Tim

Tim

Real Profiles of Rheumatoid Arthritis
Photos © Tim

Name?

Tim

Age?

23

Location?

Coventry, United Kingdom

How long have you lived with RA?

16+ years.

What advice would you give to someone who has just been diagnosed with RA?

Never let it get you down, I always find my mood and pain are somehow inter-related, so stiff upper lip as it were! Be pro-active and set yourself goals to work towards, discuss the right medications with for you with a specialist, see a nutritionist or get food allergy tests. For example 10 years ago I had things like ‘be able to open a soda bottle or car door’ now it’s things like ’2 years to train for a 32km run and about the same time to become a Jiu Jitsu instructor.’ Once one target is met, you can set a new target and although for some people the limit may be much more than mine, I would hope for someone that is freshly diagnosed with RA, they too might know that although it is hard work they can achieve a relatively normal life.

Do you use any mobility aids?

None!

How has living with RA helped to improve your life?

If I hadn’t have had a horrible debilitating auto-immune disease teach me to have mental and emotional strength, to cope with and be determined to get going when the going got tough, to stand up under massive strain and say “bring it on, I got plenty left!” I would never have got as far as I have now in life. Aside from that I probably have a much greater appreciation for little things in life that if I had never been ill I would have taken for granted. I also am probably far less judgemental and I try to think from other peoples perspectives before I get critical of them, you just never know what people are going through!

Do you have any visible signs of RA?

None!

Can you please describe some of your favorite coping strategies for living with RA?

Ask my mother, I more often than not have actually forgotten I am chronically, it’s only when someone out-performs me physically who shouldn’t that I remember. Then I use my injured pride as a driving force to achieve ever greater physical feats, I don’t recommend trying that one at home though and everyone else is probably much more mature about it than I am.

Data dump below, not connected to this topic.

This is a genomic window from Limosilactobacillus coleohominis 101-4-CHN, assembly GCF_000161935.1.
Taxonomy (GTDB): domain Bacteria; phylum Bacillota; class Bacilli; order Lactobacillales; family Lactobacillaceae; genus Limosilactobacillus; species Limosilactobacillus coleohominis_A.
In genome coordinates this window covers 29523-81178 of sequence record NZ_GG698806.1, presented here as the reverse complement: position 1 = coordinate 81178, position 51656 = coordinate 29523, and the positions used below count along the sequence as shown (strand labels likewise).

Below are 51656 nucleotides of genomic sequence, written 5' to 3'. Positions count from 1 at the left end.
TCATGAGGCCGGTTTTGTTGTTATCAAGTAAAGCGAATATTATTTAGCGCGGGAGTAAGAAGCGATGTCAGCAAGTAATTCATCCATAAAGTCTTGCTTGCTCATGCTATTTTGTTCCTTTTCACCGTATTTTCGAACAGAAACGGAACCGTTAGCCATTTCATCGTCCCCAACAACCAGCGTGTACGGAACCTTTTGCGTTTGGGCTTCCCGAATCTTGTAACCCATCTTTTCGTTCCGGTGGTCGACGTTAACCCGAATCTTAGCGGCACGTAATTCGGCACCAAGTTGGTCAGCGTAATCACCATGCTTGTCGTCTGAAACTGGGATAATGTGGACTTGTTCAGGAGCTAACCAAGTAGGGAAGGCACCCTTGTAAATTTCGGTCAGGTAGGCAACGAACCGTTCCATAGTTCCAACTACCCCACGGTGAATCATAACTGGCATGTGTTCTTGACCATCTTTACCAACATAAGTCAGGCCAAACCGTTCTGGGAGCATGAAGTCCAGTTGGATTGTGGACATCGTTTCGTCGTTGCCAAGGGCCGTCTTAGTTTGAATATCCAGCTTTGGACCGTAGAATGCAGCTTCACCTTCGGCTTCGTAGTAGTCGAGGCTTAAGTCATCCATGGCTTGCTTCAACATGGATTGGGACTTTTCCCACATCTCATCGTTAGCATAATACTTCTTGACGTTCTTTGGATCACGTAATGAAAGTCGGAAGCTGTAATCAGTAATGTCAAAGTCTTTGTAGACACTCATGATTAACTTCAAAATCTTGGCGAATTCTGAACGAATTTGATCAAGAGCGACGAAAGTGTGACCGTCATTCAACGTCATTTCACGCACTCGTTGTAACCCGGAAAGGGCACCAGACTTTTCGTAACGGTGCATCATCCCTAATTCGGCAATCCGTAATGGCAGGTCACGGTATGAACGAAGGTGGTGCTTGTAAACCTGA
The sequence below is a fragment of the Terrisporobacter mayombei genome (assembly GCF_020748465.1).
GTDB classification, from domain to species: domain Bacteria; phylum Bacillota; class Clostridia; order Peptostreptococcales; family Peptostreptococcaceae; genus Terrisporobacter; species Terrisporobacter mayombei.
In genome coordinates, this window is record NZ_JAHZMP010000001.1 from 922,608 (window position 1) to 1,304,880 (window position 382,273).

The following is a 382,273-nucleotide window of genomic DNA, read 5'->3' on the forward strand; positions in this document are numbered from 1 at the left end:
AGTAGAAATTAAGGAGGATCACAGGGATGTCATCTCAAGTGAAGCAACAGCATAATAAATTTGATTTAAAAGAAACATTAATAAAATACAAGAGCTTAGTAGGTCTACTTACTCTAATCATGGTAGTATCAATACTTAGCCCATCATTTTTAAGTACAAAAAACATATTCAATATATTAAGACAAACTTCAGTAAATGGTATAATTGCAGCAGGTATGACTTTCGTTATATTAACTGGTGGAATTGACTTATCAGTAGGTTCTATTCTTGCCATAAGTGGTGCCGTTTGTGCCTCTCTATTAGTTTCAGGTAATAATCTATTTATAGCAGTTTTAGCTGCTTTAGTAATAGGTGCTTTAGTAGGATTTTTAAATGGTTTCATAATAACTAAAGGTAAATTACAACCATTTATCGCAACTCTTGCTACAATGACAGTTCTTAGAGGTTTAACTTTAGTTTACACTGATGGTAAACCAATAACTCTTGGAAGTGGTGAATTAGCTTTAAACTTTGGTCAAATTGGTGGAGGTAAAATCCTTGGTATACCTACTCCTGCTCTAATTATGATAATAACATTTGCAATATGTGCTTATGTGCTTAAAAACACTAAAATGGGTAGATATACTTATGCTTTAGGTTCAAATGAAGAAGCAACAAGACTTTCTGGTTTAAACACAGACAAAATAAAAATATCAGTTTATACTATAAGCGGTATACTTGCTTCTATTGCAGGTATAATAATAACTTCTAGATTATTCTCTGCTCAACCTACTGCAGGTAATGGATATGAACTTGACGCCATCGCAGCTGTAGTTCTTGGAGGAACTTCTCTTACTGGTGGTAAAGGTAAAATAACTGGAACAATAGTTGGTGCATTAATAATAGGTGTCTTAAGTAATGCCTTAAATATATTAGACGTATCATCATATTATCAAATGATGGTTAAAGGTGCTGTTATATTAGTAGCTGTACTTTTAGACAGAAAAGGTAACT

Can you please describe your current medical (traditional and alternative) treatments?

None!

Is there anything else about yourself that you would like to share?

Despite it all I live a vaguely normal life, I have an engineering degree in Aerospace Tech and hopefully soon a job with which to put my knowledge and skills to good use. Better for my health than a desk job I suspect! As a side result of having an auto-immune disease and meeting the goal of overcoming it, life is no longer fun if it isn’t challenging, so I am much into the outdoors and doing things like survival courses with field craft and camp craft, cross country cycling and hiking. If I am not putting stupid demands on my mind and body, then I am probably reading or playing video games, or having good times with friends and family!

1 Comment
1 comment
  1. Carol Anne Tucker says:

    I remember when Tim first received a diagnosis and my world came apart. To see your young son, who should have been active, unable to open a car door was devastating. I went to aerobics, but hated the thought that I could do all these things which he could not. But Tim, typically, never let it get hom down for long. If he couldn’t play rugby, then he joined the First Aid Club (receiving training from professional Paramedics) and travelled with the rugby team anyway – just in another capacity. He made the most of other opportunities and taught us a great deal about coping with life’s difficulties. A great young man whose earned the respect of all who know him.

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